“A Happy Dream” is archived on Steve Almond’s website. For a short, not-really-meaningful story, this gave me more associations than I know what to do with. Henry, risk-averse sous-chef, has a blind date with a pretty (not gorgeous, he’s all done with gorgeous) woman by accident when she mistakes him for someone else, and he plays the role of Firefighter Mike. Except, it isn’t really that simple, of course. It’s pleasant, but there are opportunities missed, and the title completely goes by me. It’s not a dream, is it? No, that would be really awful. Anyway, what I’m thinking, while the sous chef is playing firefighter and the bike messenger is playing chimney sweep (I thought something was strange when she said she was a chimney sweep) and it all works out in the end and she continues to see him as a firefighter, is that this is Kurt Vonnegut’s “Who Am I This Time?” which just happens to be maybe my favorite KV story of all time. But that’s just because I know Steve Almond has a literary crush on KV. Something else flitted through my brain but it flitted out again. Maybe because this is NOT “Who Am I This Time” and I’m getting disappointed again. Maybe I should go back and read the amazing flashes in This Won’t Take But A Minute, Honey to remember why I’m so into Steve Almond in the first place.
“Lincoln, Arisen” is a little different – I think there’s a story there, but frankly (and I’m a little embarrassed to admit this) I’m just not interested in finding it. I think my read could be characterized as a skim. One paragraph struck me – “There once was a man who found no happiness in his life. He was sad every moment of the day. His duties were many and without mercy. Senators ran to him in anger. Common men blackened their hearts on his behalf. A nation of mothers cursed his name… He behaved nobly, but for reasons he could not fathom. His faults were but the shadows his virtues cast. He saw himself grimly advancing on history, but came to understand it was the other way around…” And another: “‘If anyone can do better than me, let him try his hand,’ he writes, in a note to congressional leaders. ‘You boys at the other end of the avenue seem to feel my job is sorely desired. Listen: I am but one man in this ruinous union, which has become nothing but a white elephant, impossible to steer or manage.'” I am thinking that is from history. I wonder if President Obama, who early on said his Presidency was inspired by Lincoln, but at the time this was written was just a junior Senator with a good keynote speech under his belt (depending on exactly when this was written), read that in his study of the former President. I wonder if he’s read this story. One blogger described it as “President on abolitionist action” as Lincoln and Frederick Douglass take a raft down the Mississippi, a la Huck Finn Ain’t history grand, the way things work out. Part of my trouble with this story, I think, was that I spent the first half of it puzzled, thinking Douglass referred to Stephen Douglas. I should read it again. As I said, I think there’s a story here. A real story, not just cute bawdiness. But, I’m just not interested. Maybe another time.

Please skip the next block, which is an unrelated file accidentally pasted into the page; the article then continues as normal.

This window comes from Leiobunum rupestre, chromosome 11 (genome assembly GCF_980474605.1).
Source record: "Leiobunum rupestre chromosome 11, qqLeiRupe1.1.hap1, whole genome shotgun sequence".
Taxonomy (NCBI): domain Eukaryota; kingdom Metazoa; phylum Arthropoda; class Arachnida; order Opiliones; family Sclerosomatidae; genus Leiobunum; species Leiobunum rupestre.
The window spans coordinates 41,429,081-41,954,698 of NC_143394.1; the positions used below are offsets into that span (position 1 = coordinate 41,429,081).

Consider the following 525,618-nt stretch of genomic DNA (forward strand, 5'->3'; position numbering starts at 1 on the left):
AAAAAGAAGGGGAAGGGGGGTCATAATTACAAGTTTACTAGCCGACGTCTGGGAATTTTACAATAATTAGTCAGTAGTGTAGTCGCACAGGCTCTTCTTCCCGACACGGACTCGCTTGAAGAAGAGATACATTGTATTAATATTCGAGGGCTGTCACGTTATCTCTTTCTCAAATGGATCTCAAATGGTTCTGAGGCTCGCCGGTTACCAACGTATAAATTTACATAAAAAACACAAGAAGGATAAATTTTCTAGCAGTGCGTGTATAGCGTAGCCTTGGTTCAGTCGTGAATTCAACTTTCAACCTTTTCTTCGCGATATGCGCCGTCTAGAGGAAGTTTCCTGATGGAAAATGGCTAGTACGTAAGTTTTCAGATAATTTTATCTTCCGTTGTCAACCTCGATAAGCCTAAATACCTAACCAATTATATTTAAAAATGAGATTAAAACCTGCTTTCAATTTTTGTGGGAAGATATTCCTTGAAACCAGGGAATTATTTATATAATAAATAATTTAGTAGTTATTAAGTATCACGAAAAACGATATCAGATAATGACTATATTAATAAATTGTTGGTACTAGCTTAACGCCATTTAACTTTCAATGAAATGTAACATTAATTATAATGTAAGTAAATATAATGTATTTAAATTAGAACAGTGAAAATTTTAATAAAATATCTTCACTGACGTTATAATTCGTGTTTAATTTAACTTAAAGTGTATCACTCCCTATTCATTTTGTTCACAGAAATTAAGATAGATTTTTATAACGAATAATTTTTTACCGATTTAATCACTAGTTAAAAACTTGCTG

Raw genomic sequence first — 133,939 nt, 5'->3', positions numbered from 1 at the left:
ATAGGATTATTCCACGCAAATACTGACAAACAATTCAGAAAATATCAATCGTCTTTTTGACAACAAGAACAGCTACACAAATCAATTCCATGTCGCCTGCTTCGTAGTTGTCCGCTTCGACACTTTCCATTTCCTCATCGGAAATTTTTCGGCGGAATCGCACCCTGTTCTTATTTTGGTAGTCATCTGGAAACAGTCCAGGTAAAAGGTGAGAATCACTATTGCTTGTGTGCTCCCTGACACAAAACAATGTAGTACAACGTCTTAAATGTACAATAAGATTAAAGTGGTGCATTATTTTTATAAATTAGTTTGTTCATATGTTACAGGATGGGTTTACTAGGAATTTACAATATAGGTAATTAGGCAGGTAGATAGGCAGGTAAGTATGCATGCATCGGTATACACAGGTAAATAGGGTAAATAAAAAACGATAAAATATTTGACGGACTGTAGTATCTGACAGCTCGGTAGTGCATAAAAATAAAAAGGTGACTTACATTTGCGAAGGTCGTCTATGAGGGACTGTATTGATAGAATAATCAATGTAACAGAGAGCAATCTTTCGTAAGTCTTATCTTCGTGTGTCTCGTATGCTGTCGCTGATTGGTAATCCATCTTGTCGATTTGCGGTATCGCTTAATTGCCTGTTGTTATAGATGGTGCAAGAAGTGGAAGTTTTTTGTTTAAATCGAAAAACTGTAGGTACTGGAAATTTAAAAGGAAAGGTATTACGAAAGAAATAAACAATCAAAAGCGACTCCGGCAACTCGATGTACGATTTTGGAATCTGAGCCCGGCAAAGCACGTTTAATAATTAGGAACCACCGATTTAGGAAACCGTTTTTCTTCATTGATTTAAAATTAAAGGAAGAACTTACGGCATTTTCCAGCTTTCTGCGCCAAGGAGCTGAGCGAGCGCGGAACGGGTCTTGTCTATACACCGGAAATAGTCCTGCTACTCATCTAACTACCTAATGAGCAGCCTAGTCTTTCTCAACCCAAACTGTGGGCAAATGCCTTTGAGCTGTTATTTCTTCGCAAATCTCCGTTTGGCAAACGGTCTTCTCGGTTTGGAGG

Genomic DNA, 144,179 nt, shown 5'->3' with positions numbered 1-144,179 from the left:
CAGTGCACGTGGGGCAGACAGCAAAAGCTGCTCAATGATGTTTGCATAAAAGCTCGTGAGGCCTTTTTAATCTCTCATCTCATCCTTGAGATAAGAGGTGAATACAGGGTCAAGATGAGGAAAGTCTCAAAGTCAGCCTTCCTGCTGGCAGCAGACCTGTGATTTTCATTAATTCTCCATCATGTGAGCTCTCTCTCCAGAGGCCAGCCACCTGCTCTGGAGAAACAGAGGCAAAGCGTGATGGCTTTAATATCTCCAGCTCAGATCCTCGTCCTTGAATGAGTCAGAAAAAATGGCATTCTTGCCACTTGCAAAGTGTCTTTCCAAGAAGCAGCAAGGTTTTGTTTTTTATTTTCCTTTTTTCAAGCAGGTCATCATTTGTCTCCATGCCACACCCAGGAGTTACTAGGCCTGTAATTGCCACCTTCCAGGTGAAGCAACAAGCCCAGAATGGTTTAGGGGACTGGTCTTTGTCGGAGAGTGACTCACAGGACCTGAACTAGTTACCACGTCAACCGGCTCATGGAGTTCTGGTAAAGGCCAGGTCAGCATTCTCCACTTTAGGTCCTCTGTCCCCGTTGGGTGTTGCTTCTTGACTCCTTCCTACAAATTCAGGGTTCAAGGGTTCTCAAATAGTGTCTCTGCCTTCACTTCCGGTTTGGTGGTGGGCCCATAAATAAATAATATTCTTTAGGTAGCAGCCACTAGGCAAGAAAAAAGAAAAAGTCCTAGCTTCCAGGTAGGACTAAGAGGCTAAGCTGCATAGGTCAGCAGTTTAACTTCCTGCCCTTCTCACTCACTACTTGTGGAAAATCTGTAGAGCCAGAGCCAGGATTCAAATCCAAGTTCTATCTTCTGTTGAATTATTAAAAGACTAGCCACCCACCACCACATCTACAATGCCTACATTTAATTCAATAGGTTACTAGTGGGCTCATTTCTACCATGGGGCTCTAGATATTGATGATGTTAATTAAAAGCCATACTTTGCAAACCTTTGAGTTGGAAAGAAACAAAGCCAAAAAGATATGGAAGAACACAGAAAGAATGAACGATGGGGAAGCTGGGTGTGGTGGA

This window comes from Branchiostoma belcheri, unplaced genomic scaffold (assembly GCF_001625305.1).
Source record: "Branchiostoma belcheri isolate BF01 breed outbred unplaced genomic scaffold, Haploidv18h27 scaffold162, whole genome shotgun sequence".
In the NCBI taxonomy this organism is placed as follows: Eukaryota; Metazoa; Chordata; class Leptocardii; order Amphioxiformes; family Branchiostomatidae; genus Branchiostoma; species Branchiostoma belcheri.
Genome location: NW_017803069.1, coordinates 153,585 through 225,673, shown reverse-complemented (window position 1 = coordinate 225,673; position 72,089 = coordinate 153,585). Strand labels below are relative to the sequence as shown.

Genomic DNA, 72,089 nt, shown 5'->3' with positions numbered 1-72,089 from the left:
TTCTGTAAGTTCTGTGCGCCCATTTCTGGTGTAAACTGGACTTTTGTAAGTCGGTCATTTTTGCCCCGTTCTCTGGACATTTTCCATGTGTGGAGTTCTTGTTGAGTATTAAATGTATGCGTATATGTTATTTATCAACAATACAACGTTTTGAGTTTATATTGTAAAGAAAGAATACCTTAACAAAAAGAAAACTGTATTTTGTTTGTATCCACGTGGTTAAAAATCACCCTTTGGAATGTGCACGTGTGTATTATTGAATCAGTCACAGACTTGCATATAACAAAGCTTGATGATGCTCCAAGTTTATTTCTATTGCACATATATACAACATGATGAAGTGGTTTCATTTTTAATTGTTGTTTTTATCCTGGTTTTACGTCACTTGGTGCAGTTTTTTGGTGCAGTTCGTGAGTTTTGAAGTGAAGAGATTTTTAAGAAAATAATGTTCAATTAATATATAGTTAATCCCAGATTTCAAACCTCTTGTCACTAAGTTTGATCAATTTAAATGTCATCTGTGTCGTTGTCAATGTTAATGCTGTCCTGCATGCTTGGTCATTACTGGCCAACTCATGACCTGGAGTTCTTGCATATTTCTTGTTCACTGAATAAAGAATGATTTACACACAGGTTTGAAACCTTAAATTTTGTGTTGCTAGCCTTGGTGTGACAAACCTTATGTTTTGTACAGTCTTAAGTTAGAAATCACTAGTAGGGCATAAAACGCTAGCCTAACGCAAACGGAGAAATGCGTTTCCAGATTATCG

“The Idea of Michael Jackson’s Dick” on the other hand, is something that just doesn’t interest me any time, any how. Michael Jackson was alive when this story was written. I think it’s sad that it’s more interesting because of that, but still not interesting enough to bother really reading. Sorry. Possible story concept: Where were you when Michael Jackson (or Heath Ledger or Tony Curtis) died? I was having an MRI. I went into the machine when the ambulances were called. I came out and he was dead. No, that has nothing to do with this story. Calling my read a skim would be a kindness.
“The Problem of Human Consumption” originally from The Virginia Quarterly Review – this is the story that tells me I must buy this book (I am reading a library copy). Layers upon layers – hunger, sex, love, cancer, death, loss, secrets. Paul is a widower, as the first sentence declares. Jess is his daughter. He finds his wife’s wedding ring in Jess’ room. He wonders when his wife gave it to her, how Jess could leave it on her dresser so casually, and discovers there is a hair strung through it so he can pull the hair and the ring slides from hand to hand. Jess comes in from her date, sees him in her room; she took the ring from a box in his closet, a box containing various memorabilia of Mom, including the ring. They both remember a moment at the beach years ago, when Paul and his wife made love while Jess, a baby, napped, except she woke up. The common thread running through this, believe it or not, is meat. Ham, and hot dogs. But the image of the ring – Jess does not realize it is suspended by a hair – is so gripping, and the hunger so intense, oh, my, what a story. Neither knows what the other is thinking. They each deal with their own guilt, real (for going into her room, for stealing the ring from him) and imagined (he thinks he killed his wife on that day, she at the time thought he was killing her then and there). That is the key here, these two people, father and daughter, alone when they do not need to be. There is some fourth-wall-breaking stuff I’m usually not crazy about, but it works here. This story cooks. Vegetarian, please. How did he do this? The image of the floating ring? The brilliant concatenation of beach, hunger, meat, loneliness, sex? The narration, present tense, super omniscient switching from Paul to Jess to narrator: “It is important to remember that their crimes are not really crimes. They are simple human failings, distortions of memory, the cruel math of fractured hopes. The only true crime here is one of omission. The woman they both loved has been omitted from their lives. She is a beautiful ghost, a floating ring.” See? This is what I want to learn to do. This is the story I want to learn to write.